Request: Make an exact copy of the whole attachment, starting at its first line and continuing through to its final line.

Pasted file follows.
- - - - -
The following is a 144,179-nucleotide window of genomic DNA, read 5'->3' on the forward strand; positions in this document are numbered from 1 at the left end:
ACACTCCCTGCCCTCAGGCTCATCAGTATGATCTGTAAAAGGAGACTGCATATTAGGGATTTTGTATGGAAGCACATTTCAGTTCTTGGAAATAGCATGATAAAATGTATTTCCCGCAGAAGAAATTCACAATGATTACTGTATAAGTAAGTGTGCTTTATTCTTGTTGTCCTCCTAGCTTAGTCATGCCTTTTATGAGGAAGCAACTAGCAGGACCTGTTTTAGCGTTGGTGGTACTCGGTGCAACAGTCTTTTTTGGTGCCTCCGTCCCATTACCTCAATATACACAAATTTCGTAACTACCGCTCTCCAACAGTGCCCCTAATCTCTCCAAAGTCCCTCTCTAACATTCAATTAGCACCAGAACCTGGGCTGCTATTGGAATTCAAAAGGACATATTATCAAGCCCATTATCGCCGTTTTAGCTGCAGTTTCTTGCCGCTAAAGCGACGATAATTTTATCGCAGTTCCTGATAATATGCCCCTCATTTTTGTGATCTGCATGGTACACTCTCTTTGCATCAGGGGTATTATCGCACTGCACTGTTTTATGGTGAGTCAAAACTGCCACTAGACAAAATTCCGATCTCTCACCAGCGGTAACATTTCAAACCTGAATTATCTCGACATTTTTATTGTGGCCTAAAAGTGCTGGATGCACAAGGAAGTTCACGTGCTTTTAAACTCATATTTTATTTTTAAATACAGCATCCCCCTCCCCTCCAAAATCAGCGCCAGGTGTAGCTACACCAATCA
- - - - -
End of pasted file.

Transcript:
The following is a 144,179-nucleotide window of genomic DNA, read 5'->3' on the forward strand; positions in this document are numbered from 1 at the left end:
ACACTCCCTGCCCTCAGGCTCATCAGTATGATCTGTAAAAGGAGACTGCATATTAGGGATTTTGTATGGAAGCACATTTCAGTTCTTGGAAATAGCATGATAAAATGTATTTCCCGCAGAAGAAATTCACAATGATTACTGTATAAGTAAGTGTGCTTTATTCTTGTTGTCCTCCTAGCTTAGTCATGCCTTTTATGAGGAAGCAACTAGCAGGACCTGTTTTAGCGTTGGTGGTACTCGGTGCAACAGTCTTTTTTGGTGCCTCCGTCCCATTACCTCAATATACACAAATTTCGTAACTACCGCTCTCCAACAGTGCCCCTAATCTCTCCAAAGTCCCTCTCTAACATTCAATTAGCACCAGAACCTGGGCTGCTATTGGAATTCAAAAGGACATATTATCAAGCCCATTATCGCCGTTTTAGCTGCAGTTTCTTGCCGCTAAAGCGACGATAATTTTATCGCAGTTCCTGATAATATGCCCCTCATTTTTGTGATCTGCATGGTACACTCTCTTTGCATCAGGGGTATTATCGCACTGCACTGTTTTATGGTGAGTCAAAACTGCCACTAGACAAAATTCCGATCTCTCACCAGCGGTAACATTTCAAACCTGAATTATCTCGACATTTTTATTGTGGCCTAAAAGTGCTGGATGCACAAGGAAGTTCACGTGCTTTTAAACTCATATTTTATTTTTAAATACAGCATCCCCCTCCCCTCCAAAATCAGCGCCAGGTGTAGCTACACCAATCA